Witch World Online - Christopher Pike


ONCE I BELIEVED THAT I WANTED NOTHING MORE THAN love. Someone who would care for me more than he cared for himself. A guy who would never betray me, never lie to me, and most of all never leave me. Yeah, that was what I desired most, what people usually call true love.

I don’t know if that has really changed.

Yet I have to wonder now if I want something else just as badly.

What is it? You must wonder . . .

Magic. I want my life filled with the mystery of magic.

Silly, huh? Most people would say there’s no such thing.

Then again, most people are not witches.

Not like me.

I discovered what I was when I was eighteen years old, two days after I graduated high school. Before then I was your typical teenager. I got up in the morning, went to school, stared at my ex-boyfriend across the campus courtyard and imagined what it would be like to have him back in my life, went to the local library and sorted books for four hours, went home, watched TV, read a little, lay in bed and thought some more about Jimmy Kelter, then fell asleep and dreamed.

But I feel, somewhere in my dreams, I sensed I was different from other girls my age. Often it seemed, as I wandered the twilight realms of my unconscious, that I existed in another world, a world like our own and yet different, too. A place where I had powers my normal, everyday self could hardly imagine.

I believe it was these dreams that made me crave that elusive thing that is as great as true love. It’s hard to be sure, I only know that I seldom awakened without feeling a terrible sense of loss. As though my very soul had been chopped into pieces and tossed back into the world. The sensation of being on the “outside” is difficult to describe. All I can say is that, deep inside, a part of me always hurt.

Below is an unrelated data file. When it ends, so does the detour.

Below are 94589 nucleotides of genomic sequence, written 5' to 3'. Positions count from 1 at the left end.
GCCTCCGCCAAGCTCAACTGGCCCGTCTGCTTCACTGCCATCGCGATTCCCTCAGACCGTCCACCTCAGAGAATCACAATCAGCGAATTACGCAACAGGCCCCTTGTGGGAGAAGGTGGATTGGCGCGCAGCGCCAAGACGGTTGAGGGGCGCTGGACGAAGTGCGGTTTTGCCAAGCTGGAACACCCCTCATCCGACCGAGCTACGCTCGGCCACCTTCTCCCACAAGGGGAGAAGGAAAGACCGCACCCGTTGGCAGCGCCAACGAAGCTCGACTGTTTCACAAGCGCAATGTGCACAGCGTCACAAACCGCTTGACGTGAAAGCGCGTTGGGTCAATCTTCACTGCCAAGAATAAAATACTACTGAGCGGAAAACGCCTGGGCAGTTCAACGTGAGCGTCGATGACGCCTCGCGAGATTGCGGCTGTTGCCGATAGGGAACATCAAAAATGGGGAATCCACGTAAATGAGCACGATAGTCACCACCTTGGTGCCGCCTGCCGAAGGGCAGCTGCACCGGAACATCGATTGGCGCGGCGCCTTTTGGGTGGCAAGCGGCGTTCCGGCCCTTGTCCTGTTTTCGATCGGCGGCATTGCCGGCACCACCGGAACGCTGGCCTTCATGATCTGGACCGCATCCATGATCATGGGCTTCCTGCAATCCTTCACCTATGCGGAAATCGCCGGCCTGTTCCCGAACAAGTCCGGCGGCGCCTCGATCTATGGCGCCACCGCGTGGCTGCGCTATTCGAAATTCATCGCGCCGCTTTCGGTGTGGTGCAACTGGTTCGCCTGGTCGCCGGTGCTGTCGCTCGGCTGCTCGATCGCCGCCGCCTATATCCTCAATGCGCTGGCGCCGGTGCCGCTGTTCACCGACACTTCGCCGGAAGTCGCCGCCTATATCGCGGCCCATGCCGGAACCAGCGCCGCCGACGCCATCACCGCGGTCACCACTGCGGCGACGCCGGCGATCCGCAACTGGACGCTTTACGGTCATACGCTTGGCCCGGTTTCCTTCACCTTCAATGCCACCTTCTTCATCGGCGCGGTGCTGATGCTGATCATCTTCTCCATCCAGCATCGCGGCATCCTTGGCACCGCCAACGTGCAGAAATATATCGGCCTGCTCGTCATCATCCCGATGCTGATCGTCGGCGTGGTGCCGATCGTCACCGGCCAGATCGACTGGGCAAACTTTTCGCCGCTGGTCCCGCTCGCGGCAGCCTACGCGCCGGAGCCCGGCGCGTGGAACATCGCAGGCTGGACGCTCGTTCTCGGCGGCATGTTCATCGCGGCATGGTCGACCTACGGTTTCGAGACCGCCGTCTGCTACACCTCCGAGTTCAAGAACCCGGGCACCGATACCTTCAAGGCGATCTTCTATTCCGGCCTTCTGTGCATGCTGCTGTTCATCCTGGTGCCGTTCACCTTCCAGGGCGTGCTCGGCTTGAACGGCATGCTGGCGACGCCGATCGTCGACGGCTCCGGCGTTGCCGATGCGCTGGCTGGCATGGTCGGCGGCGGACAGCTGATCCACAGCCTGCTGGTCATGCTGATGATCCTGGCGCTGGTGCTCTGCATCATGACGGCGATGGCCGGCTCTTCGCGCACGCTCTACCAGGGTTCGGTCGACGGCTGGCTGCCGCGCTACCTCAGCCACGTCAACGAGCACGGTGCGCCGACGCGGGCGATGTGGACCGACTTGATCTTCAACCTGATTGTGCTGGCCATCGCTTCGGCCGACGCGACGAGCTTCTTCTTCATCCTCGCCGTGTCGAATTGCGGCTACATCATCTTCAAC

I used to tell myself it was because of Jimmy. He had dumped me, all of a sudden, for no reason. He had broken my heart, dug it out of my chest, and squashed it when he said I really like you, Jessie, we can still be friends, but I’ve got to go now. I blamed him for the pain. Yet it had been there before I had fallen in love with him, so there had to be another reason why it existed.

Now I know Jimmy was only a part of the equation.

But I get ahead of myself. Let me begin, somewhere near the beginning.

Like I said, I first became aware I was a witch the same weekend I graduated high school. At the time I lived in Apple Valley, which is off Interstate 15 between Los Angeles and Las Vegas. How that hick town got that name was beyond me. Apple Valley was smack in the middle of the desert. I wouldn’t be exaggerating if I said it’s easier to believe in witches than in apple trees growing in that godforsaken place.

Still, it was home, the only home I had known since I was six. That was when my father the doctor had decided that Nurse Betty—that was what my mom called her—was more sympathetic to his needs than my mother. From birth to six I lived in a mansion overlooking the Pacific, in a Malibu enclave loaded with movie stars and the studio executives who had made them famous. My mom, she must have had a lousy divorce lawyer, because even though she had worked her butt off to put my father through medical school and a six-year residency that trained him to be one of the finest heart surgeons on the West Coast, she was kicked out of the marriage with barely enough money to buy a two-bedroom home in Apple Valley. And with summer temperatures averaging above a hundred, real estate was never a hot item in our town.

I was lucky I had skin that gladly suffered the sun. It was soft, and I tanned deeply without peeling. My coloring probably helped. My family tree is mostly European, but there was an American Indian in the mix back before the Civil War.

Chief Proud Feather. You might wonder how I know his name, and that’s good—wonder away, you’ll find out, it’s part of my story. He was 100 percent Hopi, but since he was sort of a distant relative, he gave me only a small portion of